of tough decisions each day.
$64 question of course, where can The
Faceless Man be seen?
We are in the process of a limited
theatrical run over Halloween. The first screening is selling fast on the
31st of October at Classic Cinemas in Elsternwick, Melbourne.
Keep an eye on the website www.thefacelessman.net
for more details and cool merchandise
Anything you can tell us
about audience and critical reception of The
Faceless Man yet?
Reception has been very positive
so far. Reviews have given it scores of 7 and above and audience reactions
have been great. People are laughing in the right places, closing their
eyes in others and itís a fun film and thatís what people are
saying. They are entertained which was what I wanted to achieve with this
Any future projects you'd like
Faceless Man is part of a
franchise. If I ever get the chance I have The Faceless Family followed by
The Faceless Army but they are high concept films in need of a big budget.
Taking the town plot to a whole new level is
The Bastards of Old
Town, a film I have played around with as it elevates the craziness of
The Faceless Man to a much bigger scale. Again a high budget is needed.
I am developing a sci- fi that is set 50 years into the future and very
George Orwell in its execution but I want to take my time with it and
really hone the script.
For my next project I am thinking dark comedy/high drama that will be shot in secret and released when
done (it may be my third feature that would be released after my second).
Can't say too much of this one haha.
What got you into filmmaking to begin with,
and did you receive any formal training on the subject?
I went to films (as a great filmmaker once said). I did do 7 years of business school and became an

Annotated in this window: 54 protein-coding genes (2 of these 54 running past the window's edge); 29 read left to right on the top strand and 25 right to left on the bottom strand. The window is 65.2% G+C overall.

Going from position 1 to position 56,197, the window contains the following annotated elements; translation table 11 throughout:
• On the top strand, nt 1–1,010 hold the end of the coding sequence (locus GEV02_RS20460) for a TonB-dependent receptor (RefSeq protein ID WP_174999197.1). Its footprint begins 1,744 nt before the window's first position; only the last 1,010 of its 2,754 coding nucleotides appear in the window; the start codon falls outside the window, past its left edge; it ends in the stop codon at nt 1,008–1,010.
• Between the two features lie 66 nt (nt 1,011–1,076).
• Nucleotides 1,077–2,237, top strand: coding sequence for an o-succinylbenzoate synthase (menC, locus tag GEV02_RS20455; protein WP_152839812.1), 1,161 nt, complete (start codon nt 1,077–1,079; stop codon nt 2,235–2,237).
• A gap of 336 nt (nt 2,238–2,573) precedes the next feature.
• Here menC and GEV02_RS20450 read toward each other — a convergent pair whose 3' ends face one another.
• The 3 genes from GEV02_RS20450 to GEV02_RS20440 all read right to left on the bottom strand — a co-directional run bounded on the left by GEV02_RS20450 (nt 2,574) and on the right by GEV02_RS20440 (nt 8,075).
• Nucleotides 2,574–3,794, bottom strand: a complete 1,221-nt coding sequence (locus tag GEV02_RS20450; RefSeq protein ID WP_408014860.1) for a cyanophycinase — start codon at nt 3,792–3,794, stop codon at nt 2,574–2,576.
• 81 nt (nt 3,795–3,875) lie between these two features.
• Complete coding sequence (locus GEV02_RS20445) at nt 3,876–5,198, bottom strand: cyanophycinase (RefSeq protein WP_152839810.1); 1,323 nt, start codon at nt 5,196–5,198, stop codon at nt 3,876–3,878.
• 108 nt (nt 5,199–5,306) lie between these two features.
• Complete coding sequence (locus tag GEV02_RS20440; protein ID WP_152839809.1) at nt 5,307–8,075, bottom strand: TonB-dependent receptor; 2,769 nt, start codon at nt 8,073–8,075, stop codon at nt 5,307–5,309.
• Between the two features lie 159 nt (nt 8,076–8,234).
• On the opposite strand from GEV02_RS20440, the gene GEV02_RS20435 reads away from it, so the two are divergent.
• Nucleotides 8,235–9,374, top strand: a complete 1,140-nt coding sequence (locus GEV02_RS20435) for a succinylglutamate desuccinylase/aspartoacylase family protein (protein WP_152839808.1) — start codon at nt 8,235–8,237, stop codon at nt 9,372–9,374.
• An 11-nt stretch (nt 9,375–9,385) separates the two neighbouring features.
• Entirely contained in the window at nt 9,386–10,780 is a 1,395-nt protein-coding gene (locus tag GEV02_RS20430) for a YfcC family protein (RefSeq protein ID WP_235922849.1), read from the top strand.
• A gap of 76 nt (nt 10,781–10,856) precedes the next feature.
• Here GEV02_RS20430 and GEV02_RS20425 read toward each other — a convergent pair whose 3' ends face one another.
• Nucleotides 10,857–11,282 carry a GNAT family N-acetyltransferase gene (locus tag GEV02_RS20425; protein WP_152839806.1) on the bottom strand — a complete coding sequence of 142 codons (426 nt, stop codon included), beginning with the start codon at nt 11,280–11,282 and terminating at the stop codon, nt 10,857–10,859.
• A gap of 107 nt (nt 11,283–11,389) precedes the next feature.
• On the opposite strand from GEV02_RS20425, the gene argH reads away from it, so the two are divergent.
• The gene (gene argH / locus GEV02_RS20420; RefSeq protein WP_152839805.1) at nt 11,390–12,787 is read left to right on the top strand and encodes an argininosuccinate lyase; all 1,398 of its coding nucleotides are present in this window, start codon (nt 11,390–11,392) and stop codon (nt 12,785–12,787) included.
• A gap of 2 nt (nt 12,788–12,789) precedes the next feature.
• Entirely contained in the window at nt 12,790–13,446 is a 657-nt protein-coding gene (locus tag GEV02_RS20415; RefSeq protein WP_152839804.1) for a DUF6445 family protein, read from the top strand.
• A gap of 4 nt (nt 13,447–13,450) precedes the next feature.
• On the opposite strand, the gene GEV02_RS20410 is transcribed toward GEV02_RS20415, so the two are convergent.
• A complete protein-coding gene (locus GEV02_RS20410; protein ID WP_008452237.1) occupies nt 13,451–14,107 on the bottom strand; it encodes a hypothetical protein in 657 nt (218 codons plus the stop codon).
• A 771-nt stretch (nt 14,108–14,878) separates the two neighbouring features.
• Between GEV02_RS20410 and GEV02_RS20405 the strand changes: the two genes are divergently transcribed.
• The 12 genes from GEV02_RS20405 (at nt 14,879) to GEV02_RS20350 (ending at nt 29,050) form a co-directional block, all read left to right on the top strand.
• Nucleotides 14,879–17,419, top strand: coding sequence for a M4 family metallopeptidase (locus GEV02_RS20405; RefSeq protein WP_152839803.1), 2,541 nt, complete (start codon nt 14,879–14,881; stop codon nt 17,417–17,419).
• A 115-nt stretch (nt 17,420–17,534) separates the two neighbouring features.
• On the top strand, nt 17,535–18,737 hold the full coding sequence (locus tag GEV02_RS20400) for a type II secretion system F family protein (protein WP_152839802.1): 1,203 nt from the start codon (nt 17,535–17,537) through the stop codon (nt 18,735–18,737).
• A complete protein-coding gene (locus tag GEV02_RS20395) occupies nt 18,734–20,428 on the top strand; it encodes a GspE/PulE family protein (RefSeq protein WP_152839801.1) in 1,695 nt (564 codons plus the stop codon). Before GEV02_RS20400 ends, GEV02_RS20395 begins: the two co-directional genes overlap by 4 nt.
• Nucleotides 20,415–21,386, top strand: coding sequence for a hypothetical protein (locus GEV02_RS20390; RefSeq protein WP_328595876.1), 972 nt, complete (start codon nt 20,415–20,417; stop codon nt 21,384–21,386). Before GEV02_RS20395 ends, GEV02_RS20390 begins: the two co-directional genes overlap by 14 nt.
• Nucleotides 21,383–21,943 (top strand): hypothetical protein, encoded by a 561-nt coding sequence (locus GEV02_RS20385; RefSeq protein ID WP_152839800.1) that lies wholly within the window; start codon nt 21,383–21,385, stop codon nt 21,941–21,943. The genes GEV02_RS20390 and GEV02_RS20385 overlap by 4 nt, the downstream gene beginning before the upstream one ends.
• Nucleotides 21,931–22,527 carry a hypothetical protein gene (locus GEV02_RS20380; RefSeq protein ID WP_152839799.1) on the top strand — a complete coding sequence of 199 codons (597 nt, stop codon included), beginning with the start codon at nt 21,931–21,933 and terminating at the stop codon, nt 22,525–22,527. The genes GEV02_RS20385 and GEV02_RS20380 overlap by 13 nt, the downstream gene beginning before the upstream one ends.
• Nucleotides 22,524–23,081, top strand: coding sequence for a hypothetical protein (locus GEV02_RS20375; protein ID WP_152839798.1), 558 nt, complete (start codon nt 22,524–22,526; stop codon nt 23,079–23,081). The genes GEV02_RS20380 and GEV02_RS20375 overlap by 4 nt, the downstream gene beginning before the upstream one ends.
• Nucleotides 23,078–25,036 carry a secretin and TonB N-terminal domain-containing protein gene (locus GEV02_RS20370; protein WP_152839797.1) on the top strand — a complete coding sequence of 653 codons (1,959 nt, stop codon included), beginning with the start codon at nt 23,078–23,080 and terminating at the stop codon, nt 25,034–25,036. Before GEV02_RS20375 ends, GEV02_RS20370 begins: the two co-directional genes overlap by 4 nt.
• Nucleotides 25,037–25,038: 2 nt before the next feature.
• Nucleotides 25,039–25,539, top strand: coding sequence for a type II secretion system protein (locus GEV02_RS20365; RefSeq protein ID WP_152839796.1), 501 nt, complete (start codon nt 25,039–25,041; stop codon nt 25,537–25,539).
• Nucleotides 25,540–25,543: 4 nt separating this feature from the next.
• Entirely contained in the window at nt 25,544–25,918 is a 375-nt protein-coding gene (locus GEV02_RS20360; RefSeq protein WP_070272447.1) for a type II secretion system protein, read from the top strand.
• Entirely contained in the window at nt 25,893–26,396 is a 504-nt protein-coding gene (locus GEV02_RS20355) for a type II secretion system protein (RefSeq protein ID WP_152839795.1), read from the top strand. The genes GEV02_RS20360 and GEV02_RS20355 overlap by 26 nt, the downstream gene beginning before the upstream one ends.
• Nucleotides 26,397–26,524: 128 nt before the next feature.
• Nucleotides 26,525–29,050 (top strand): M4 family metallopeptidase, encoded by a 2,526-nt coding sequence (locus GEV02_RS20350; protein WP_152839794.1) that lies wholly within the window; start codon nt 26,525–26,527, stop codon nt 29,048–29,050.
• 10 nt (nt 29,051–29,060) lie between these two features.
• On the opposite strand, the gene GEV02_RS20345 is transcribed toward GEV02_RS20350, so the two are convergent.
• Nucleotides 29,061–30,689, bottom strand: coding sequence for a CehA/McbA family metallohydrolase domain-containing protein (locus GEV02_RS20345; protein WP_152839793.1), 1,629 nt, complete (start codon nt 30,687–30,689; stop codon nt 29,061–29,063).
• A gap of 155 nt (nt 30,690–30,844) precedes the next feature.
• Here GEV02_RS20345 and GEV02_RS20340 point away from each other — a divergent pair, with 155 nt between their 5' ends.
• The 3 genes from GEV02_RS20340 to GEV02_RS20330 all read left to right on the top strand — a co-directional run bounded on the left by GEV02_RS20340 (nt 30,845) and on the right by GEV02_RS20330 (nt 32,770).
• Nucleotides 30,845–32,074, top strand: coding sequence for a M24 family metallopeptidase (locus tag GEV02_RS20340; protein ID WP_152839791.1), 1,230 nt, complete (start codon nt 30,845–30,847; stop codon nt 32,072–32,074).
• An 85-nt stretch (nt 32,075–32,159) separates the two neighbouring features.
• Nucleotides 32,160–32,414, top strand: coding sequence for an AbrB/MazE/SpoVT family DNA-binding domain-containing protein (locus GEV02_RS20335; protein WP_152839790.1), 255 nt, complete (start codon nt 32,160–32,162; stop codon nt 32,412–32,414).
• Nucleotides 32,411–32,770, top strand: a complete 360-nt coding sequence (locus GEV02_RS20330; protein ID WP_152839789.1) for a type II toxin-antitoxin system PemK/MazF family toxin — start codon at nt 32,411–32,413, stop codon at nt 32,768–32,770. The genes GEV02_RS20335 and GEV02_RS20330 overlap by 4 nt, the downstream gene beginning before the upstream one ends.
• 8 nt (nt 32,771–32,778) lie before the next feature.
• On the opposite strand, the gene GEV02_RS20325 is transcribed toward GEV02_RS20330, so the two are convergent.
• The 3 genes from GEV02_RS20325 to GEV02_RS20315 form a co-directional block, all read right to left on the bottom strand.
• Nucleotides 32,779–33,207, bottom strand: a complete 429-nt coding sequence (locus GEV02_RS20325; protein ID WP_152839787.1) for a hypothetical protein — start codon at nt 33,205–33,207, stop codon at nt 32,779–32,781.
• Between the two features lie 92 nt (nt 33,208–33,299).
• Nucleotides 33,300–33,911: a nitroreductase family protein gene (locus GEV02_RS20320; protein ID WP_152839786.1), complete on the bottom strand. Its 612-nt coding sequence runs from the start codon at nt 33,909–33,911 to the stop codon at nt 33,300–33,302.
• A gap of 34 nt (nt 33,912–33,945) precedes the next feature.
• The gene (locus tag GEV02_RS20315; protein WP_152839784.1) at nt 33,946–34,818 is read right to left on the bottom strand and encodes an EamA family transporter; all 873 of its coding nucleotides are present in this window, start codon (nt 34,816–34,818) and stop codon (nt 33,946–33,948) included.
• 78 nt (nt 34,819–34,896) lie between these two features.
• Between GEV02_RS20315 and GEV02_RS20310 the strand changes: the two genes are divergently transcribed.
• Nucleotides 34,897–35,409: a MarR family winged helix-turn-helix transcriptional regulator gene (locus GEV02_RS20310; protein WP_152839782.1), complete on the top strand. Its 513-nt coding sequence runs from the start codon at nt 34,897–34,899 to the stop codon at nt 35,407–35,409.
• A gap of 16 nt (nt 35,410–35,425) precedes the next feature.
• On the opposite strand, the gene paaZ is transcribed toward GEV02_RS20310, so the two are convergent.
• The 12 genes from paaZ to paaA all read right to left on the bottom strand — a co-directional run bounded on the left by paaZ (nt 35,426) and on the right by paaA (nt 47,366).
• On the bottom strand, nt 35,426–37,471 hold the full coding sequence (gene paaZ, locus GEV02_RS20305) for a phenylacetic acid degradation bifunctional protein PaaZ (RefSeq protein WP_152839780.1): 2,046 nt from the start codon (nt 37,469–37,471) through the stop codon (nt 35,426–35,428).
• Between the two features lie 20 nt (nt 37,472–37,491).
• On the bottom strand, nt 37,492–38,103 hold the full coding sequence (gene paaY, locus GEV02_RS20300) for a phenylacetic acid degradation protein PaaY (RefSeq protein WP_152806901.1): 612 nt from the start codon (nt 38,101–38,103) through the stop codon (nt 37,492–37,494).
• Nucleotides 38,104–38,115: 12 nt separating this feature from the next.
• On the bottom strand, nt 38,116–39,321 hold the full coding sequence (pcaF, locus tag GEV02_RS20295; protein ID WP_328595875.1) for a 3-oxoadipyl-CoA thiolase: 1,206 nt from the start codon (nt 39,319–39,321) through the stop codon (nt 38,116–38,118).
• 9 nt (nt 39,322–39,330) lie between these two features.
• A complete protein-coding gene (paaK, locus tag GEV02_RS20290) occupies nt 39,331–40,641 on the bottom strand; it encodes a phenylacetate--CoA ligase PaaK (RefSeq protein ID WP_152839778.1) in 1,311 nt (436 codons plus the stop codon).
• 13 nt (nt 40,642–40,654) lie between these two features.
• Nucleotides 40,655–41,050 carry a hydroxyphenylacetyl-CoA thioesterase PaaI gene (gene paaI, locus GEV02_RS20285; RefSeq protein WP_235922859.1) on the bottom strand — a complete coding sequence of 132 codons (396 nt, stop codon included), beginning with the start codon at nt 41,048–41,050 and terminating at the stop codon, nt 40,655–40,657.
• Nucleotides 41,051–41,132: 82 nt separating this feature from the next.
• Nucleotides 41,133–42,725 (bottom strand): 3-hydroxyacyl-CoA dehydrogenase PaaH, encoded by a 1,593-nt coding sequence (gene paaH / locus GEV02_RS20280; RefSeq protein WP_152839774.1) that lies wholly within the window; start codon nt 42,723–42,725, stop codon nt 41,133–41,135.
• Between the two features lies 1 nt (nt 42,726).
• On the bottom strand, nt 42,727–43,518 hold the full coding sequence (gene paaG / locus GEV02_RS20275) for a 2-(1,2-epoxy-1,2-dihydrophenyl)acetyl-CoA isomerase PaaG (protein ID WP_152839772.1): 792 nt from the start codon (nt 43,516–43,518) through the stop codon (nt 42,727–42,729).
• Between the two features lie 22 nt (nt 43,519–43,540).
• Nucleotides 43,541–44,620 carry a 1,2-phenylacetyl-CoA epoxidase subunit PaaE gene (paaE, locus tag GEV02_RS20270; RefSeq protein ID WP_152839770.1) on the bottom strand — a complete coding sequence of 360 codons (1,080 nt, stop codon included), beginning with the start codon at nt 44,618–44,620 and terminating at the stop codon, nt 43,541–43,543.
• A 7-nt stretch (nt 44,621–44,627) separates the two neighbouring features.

academic so I have a sound knowledge of business and marketing. I created
6 shorts and that was my film school.
can you tell us about your filmwork prior to The
I created The Lazy Barber as
my first short. A comedy about the bearded god. Looking back I made a lot
of bad decisions but it did ok in some festivals and always gets some good
Next was The Painted World, and I faced every technical problem under
the sun and it was a great learning experience on what not to do and what to
aim to get right.
Congratulations was the third and I was happy overall but still made
a few mistakes in terms of locations and cinematography choices.
Five OíClock Is the short
that I liked the most. As the director and writer I wish to come back to
this short and expand it into a TV show.
How would you
describe yourself as a director?
Feeling lucky ?
any of my partnershops yourself
for more, better results ?
The links below
will take you
Someone that wants to make
something different and entertain people.
who inspire you?
Quentin Tarantino, David Lynch,
John Carpenter, Sam Raimi, Robert Rodrigues, Stanley Kubrick, Jennifer
Your favourite movies?
Reservoir Dogs, Pulp Fiction,
Inglourious Basterds, Good Fellas, Once Upon a Time in America, The Good,
the Bad and the Ugly, Apocalypse Now, Clockwork Orange.
... and of
course, films you really deplore?
Itís a hard thing to say because
every film has a shit load of effort put into it. I feel the Marvel films
are soulless, but they make heaps of money and can be fun - but itís the
same formulas and takes away from other films or new IPs that could be
Your/your movie's website,
Facebook, whatever else?
you're dying to mention and I have merely forgotten to ask?
Go watch The
cinema (watch it how it was intended to be watched) this Halloween! Tell
your friends and keep up to date where you can see it next.
Thanks for the interview!